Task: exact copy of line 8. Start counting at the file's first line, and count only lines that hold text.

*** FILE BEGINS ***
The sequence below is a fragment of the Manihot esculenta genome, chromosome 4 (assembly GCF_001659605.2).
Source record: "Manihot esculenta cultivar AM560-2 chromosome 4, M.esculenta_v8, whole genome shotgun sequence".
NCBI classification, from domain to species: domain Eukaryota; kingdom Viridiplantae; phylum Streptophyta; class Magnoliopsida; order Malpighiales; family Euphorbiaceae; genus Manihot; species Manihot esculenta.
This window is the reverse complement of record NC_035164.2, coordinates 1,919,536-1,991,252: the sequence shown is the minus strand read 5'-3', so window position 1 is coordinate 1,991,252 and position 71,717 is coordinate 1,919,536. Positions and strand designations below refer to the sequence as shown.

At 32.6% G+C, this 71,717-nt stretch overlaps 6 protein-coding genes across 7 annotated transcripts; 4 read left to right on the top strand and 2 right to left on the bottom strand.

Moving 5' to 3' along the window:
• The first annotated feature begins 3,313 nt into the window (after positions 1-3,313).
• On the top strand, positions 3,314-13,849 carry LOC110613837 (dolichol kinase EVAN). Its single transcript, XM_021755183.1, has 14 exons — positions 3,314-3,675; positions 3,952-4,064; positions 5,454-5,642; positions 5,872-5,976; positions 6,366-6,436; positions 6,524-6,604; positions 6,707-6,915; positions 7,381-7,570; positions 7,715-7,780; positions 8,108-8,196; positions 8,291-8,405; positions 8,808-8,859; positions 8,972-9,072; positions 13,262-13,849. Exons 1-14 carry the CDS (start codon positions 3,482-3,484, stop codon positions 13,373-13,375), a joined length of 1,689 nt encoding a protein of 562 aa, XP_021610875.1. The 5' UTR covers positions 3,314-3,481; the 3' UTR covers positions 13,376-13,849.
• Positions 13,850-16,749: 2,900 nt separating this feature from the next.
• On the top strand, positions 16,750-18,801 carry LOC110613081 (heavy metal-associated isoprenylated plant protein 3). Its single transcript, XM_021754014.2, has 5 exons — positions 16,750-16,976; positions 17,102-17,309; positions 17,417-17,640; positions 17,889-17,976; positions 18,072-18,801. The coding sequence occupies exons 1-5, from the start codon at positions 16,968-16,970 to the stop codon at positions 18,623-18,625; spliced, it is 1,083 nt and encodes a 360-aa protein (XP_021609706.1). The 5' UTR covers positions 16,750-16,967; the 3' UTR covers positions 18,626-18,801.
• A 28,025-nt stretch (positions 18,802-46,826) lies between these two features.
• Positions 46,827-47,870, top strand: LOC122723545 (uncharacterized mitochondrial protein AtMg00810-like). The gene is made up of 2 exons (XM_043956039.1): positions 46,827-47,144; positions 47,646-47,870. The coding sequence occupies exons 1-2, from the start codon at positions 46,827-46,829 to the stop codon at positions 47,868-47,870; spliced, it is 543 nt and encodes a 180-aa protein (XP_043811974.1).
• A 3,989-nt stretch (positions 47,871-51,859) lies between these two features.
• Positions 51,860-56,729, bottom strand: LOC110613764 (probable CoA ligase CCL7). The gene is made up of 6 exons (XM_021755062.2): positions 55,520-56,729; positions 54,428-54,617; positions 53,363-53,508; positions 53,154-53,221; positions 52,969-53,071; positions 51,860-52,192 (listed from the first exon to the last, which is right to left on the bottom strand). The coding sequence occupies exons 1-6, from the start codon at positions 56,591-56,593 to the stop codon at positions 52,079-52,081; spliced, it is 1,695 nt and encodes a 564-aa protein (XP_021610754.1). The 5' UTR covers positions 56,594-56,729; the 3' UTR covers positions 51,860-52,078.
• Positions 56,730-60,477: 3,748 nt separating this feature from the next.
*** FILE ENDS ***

• On the top strand, positions 3,314-13,849 carry LOC110613837 (dolichol kinase EVAN). Its single transcript, XM_021755183.1, has 14 exons — positions 3,314-3,675; positions 3,952-4,064; positions 5,454-5,642; positions 5,872-5,976; positions 6,366-6,436; positions 6,524-6,604; positions 6,707-6,915; positions 7,381-7,570; positions 7,715-7,780; positions 8,108-8,196; positions 8,291-8,405; positions 8,808-8,859; positions 8,972-9,072; positions 13,262-13,849. Exons 1-14 carry the CDS (start codon positions 3,482-3,484, stop codon positions 13,373-13,375), a joined length of 1,689 nt encoding a protein of 562 aa, XP_021610875.1. The 5' UTR covers positions 3,314-3,481; the 3' UTR covers positions 13,376-13,849.